There was a very compelling documentary on PBS this week entitled, Life and Death in Assisted Living.   It highlighted the opportunity for corporate greed in this industry that has very little oversight from the federal governments and the variation in oversight from state to state.   There certainly are wonderful facilities out there with outstanding caregivers.  But if we are going to make the decision that a loved one may need to move into an assisted living facility, it is imperative that we do our homework.   Here are a few things to think about:

First, we need to understand the services that an assisted living facility can provide.  In general, the activities and services provided or arranged for in assisted living residences promote the resident’s quality of life and independence.   These services include help with daily living activities such as bathing, dressing, eating, toileting, and transferring, help with medication management, laundry and linen service, light housekeeping, etc.  If your loved one is in need of constant medical attention, a skilled nursing facility may be more appropriate for him or her.  If you are unsure, consult with your loved one’s physician before making the decision.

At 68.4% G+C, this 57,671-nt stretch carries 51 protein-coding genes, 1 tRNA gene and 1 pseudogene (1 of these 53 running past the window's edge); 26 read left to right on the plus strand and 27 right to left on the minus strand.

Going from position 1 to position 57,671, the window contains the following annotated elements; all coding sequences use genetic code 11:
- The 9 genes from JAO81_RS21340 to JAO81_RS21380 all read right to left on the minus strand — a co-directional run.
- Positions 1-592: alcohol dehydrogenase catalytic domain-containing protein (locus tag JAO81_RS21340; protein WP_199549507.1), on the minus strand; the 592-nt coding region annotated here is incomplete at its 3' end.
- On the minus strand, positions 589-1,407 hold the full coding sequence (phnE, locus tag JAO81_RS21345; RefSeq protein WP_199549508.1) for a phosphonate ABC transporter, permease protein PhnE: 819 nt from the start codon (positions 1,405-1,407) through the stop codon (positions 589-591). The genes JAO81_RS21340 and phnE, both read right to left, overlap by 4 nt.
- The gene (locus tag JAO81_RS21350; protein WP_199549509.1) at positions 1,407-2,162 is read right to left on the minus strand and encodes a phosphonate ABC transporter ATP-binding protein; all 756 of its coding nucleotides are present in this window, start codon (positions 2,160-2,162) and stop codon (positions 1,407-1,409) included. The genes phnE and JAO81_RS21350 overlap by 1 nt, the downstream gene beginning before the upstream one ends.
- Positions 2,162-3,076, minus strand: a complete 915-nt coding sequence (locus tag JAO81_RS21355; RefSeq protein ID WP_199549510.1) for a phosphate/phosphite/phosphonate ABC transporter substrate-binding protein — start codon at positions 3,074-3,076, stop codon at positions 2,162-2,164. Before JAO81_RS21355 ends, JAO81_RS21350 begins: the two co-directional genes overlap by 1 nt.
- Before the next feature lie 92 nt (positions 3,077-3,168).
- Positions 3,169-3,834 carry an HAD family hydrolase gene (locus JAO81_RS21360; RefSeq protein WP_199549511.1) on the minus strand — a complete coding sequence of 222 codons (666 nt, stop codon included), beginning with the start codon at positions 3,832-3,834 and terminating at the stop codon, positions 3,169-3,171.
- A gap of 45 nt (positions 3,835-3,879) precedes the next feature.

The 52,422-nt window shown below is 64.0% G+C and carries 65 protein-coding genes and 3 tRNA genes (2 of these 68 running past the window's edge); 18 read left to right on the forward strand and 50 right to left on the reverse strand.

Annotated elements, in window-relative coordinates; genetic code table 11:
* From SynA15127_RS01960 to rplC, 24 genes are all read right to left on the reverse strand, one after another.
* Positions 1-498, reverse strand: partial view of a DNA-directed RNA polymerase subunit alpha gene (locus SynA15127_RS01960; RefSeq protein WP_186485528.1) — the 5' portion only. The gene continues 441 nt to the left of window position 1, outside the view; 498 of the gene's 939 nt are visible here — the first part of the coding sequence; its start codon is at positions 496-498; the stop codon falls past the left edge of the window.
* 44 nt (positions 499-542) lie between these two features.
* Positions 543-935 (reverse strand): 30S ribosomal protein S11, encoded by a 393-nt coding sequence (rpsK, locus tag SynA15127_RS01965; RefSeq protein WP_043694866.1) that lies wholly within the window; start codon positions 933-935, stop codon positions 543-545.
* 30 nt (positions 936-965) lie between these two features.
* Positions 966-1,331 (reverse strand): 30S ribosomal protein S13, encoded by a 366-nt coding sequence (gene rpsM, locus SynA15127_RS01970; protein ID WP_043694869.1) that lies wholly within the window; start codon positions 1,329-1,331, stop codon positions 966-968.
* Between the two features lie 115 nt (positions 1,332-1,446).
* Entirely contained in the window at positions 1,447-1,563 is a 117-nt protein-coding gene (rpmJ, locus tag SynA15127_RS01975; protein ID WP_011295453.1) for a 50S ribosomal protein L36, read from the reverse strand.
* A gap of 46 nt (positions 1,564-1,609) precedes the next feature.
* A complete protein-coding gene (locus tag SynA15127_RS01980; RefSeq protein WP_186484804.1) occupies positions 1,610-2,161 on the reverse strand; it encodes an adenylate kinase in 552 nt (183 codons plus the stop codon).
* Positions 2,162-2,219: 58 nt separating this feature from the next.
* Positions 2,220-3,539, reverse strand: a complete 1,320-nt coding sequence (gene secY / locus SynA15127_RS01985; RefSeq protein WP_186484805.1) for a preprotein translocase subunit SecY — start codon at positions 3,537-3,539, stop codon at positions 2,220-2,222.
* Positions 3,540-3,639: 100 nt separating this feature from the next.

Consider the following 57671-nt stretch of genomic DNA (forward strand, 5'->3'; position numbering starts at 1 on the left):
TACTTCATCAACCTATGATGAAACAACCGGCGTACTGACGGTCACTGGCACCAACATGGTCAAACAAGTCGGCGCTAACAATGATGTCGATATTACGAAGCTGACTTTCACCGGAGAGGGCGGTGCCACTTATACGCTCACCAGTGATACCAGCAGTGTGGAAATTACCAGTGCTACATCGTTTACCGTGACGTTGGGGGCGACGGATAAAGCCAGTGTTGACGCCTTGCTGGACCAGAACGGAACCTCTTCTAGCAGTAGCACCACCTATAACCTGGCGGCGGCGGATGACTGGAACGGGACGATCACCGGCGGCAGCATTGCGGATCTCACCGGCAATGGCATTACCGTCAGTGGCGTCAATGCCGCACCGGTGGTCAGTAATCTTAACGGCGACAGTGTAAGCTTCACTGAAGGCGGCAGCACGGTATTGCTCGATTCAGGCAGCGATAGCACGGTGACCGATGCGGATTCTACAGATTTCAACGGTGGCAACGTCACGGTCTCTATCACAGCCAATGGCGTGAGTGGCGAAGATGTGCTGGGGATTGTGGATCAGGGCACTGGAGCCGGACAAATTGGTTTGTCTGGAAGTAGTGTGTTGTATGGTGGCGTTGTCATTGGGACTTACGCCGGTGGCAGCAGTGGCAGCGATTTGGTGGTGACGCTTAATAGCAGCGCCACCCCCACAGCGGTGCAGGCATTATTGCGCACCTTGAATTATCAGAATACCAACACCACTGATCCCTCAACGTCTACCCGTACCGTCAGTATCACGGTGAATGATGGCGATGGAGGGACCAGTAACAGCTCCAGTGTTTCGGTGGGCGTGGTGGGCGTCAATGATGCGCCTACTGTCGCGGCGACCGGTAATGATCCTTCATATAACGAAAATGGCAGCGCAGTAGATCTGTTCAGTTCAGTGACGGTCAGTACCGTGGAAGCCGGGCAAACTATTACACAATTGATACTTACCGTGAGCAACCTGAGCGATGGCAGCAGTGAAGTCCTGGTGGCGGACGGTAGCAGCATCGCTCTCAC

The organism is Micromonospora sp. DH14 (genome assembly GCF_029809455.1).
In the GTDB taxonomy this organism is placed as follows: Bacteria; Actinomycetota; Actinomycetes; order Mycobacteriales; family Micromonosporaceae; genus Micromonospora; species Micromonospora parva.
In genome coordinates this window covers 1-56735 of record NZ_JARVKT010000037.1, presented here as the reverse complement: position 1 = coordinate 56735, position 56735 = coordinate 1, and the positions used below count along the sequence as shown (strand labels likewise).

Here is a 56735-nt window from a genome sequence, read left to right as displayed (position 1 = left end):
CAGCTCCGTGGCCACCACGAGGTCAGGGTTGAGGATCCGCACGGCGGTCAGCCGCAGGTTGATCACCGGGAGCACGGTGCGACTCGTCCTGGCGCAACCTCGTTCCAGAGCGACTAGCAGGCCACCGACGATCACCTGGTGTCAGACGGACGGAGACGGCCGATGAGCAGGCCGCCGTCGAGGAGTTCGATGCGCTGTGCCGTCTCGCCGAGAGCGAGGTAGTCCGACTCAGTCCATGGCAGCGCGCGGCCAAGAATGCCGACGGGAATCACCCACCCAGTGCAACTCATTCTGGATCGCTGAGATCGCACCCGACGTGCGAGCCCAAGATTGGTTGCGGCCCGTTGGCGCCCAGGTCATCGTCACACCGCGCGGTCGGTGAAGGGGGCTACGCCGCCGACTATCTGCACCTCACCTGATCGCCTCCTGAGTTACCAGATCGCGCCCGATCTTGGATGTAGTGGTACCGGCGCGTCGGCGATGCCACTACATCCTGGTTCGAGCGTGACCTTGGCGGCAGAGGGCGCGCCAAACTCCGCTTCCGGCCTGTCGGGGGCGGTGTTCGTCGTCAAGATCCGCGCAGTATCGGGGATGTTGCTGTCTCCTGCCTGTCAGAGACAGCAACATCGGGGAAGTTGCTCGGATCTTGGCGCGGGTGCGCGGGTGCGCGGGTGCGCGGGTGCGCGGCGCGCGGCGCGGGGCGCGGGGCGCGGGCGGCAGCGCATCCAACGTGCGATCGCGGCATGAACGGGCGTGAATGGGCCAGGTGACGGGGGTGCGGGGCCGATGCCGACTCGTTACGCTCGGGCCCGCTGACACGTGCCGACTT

ALFNext, it’s important to visit prospective facilities multiple times. Experts recommend visiting at different times of the day — meal times are a good place to start.  Take the time to talk to residents and staff for a sense of the facility’s culture and environment.  Ask about available services and about what staffing is like throughout the day and at night.

Be sure to review the Admissions Agreement very closely.  There are liability waiver clauses and negotiated risk clauses that, while offered as a way for residents to make preferred choices about their care, even if they present some risks, often take away your right to sue if something goes wrong.  If anything in the Agreement is unclear, consult with an elder law attorney.

Finally, check with your local long-term care ombudsman to see if they can provide any additional information about the facility or facilities that you are interested in.  They may be able to provide you with information about any citations issued against that facility or answer any questions you may have.  To locate your local long-term care ombudsman call the Agency on Aging’s Elder Care Locator at 1-800-677-1116.

Following are some resources to help you in your search for a facility:

State-by-State Licensing and Regulations

Accreditation/Administrator Certification  Information

Clinical Practice Guidelines

Consumer Resources

Long-Term Care Ombudsman Program Fact Sheet